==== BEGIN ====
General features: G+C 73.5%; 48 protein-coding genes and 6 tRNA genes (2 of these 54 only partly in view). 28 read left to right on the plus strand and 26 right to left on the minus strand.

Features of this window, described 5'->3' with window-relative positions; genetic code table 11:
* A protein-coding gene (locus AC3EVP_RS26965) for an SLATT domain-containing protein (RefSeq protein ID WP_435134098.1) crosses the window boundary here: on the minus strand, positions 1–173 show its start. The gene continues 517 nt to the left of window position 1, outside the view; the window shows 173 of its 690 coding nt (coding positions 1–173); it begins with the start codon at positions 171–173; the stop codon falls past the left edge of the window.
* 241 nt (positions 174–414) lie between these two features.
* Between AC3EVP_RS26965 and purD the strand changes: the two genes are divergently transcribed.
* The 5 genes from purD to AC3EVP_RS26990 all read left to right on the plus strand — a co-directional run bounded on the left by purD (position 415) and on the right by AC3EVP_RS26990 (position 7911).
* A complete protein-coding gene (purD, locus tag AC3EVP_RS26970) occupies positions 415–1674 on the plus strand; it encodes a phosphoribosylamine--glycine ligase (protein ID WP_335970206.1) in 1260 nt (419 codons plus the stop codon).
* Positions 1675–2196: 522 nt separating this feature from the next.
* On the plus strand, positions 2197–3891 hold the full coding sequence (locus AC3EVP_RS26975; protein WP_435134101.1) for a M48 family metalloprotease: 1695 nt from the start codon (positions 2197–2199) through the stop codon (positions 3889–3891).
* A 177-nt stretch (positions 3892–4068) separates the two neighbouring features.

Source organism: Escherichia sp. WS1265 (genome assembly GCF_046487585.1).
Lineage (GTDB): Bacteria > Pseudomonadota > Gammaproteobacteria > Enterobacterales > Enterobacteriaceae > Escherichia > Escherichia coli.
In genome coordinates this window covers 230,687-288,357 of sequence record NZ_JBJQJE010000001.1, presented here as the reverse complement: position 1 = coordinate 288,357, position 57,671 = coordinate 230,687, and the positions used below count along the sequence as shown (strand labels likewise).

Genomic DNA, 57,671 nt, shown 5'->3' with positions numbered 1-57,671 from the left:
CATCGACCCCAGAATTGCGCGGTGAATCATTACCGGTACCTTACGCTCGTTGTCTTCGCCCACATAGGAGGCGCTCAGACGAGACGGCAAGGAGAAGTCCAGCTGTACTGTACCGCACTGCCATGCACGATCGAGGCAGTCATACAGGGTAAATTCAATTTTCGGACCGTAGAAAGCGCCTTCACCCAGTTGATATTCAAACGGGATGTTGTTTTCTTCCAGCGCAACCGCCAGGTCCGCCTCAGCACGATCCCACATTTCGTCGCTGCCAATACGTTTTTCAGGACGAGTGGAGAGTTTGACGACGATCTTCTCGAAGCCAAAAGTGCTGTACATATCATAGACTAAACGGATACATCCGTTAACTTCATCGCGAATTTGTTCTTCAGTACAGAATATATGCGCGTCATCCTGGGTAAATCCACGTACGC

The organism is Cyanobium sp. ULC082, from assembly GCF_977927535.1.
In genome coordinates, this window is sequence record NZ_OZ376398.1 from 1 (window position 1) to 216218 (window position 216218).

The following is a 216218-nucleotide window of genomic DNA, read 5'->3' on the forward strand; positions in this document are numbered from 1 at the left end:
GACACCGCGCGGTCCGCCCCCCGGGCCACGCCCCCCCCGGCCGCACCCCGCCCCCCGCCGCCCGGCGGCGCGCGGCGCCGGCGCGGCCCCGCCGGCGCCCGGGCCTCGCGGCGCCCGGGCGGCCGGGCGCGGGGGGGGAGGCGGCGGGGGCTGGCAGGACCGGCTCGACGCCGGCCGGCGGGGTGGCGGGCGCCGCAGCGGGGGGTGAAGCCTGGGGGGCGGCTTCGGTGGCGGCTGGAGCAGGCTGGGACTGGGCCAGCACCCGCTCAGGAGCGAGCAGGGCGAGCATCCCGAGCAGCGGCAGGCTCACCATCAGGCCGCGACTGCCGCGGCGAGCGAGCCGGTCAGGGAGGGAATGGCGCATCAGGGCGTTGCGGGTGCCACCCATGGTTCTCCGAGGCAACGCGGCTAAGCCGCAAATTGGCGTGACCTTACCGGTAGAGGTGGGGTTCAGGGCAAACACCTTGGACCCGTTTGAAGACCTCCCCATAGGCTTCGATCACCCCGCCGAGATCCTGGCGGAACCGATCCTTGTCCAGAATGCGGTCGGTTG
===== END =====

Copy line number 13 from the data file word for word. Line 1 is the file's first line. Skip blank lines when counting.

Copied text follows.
In genome coordinates this window covers 230,687-288,357 of sequence record NZ_JBJQJE010000001.1, presented here as the reverse complement: position 1 = coordinate 288,357, position 57,671 = coordinate 230,687, and the positions used below count along the sequence as shown (strand labels likewise).